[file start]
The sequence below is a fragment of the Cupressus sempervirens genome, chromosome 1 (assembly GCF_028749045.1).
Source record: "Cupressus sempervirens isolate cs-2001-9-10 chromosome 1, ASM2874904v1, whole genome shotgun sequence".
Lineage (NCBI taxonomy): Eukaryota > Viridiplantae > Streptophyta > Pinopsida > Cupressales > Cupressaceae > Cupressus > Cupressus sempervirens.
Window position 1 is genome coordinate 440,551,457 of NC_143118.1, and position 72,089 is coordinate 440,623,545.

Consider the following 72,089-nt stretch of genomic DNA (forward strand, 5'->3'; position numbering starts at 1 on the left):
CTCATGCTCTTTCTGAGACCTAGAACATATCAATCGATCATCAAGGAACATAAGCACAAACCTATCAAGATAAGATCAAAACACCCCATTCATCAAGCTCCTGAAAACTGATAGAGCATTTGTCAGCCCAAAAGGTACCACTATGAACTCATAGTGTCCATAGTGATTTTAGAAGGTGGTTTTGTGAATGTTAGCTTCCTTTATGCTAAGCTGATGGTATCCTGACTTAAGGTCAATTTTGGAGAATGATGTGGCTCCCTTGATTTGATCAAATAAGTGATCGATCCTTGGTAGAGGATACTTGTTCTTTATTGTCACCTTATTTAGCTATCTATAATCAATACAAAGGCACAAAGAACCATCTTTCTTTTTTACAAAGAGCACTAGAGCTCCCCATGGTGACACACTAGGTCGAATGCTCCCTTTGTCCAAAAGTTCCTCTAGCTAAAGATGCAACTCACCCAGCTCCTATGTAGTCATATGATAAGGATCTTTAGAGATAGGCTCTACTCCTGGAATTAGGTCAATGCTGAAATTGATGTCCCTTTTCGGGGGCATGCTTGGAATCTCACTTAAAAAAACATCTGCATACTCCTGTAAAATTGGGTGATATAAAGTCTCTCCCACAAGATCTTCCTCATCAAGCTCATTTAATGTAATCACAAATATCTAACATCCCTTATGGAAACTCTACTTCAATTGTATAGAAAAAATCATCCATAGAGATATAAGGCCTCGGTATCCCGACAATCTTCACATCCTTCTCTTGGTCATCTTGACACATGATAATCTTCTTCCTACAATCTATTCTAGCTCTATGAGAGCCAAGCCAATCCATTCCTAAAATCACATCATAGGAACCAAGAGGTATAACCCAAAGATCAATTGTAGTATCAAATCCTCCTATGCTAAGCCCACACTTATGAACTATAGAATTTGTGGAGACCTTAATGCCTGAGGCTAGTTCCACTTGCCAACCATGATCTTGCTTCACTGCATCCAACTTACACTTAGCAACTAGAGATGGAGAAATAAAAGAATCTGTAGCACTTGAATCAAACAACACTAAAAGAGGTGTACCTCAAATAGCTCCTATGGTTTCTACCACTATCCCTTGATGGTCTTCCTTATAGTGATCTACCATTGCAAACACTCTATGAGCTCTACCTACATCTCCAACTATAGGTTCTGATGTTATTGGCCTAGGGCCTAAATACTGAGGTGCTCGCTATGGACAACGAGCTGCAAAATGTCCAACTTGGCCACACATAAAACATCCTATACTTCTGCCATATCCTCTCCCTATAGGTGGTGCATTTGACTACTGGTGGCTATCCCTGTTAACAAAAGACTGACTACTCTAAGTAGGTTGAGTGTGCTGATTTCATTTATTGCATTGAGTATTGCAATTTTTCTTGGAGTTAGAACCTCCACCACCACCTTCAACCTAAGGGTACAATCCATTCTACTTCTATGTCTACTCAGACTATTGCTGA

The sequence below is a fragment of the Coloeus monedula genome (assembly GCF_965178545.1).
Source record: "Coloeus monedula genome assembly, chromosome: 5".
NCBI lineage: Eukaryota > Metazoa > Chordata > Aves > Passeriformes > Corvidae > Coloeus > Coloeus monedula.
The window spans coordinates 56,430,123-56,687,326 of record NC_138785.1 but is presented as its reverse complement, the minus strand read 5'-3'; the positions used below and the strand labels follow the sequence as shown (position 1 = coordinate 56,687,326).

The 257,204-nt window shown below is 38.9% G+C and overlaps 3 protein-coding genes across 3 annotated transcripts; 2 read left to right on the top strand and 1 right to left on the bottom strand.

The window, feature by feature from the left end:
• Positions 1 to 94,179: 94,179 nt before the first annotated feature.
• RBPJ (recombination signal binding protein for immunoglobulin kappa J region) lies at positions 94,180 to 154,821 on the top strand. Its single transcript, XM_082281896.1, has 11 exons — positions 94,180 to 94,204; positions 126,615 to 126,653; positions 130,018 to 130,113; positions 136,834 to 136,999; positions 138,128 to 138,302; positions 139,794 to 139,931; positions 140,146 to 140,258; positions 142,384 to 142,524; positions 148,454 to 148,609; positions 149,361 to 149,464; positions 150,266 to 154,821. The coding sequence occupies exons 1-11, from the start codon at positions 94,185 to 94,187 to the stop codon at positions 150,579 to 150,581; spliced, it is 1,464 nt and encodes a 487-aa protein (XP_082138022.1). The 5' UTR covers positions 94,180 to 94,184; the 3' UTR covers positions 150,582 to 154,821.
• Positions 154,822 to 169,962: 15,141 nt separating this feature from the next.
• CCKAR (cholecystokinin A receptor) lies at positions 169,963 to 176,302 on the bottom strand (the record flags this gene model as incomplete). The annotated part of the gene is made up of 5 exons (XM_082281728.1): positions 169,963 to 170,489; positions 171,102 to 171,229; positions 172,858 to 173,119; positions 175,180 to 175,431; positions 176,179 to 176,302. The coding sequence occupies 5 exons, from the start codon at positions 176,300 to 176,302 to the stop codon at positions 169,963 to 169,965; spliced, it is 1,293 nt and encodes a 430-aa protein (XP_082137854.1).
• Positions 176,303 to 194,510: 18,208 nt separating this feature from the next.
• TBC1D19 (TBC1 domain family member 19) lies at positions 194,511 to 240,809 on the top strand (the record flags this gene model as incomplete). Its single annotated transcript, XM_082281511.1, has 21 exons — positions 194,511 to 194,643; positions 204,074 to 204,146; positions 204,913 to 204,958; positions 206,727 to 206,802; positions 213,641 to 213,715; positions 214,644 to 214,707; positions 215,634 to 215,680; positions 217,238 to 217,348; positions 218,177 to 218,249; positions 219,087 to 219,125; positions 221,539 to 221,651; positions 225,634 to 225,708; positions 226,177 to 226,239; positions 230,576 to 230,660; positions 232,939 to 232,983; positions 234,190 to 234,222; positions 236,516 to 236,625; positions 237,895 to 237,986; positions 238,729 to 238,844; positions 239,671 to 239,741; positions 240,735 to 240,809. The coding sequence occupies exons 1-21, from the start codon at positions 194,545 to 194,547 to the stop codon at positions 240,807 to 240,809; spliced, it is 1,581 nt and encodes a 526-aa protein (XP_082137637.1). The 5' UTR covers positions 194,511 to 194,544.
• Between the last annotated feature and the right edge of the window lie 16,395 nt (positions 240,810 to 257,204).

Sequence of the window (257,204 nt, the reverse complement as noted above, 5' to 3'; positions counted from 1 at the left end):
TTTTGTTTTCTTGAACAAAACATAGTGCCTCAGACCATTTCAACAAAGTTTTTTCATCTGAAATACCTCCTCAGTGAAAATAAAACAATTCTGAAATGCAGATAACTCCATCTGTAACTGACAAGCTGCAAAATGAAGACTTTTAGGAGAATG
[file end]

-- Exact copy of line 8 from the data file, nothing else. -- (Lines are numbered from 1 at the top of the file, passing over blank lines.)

Source record: "Coloeus monedula genome assembly, chromosome: 5".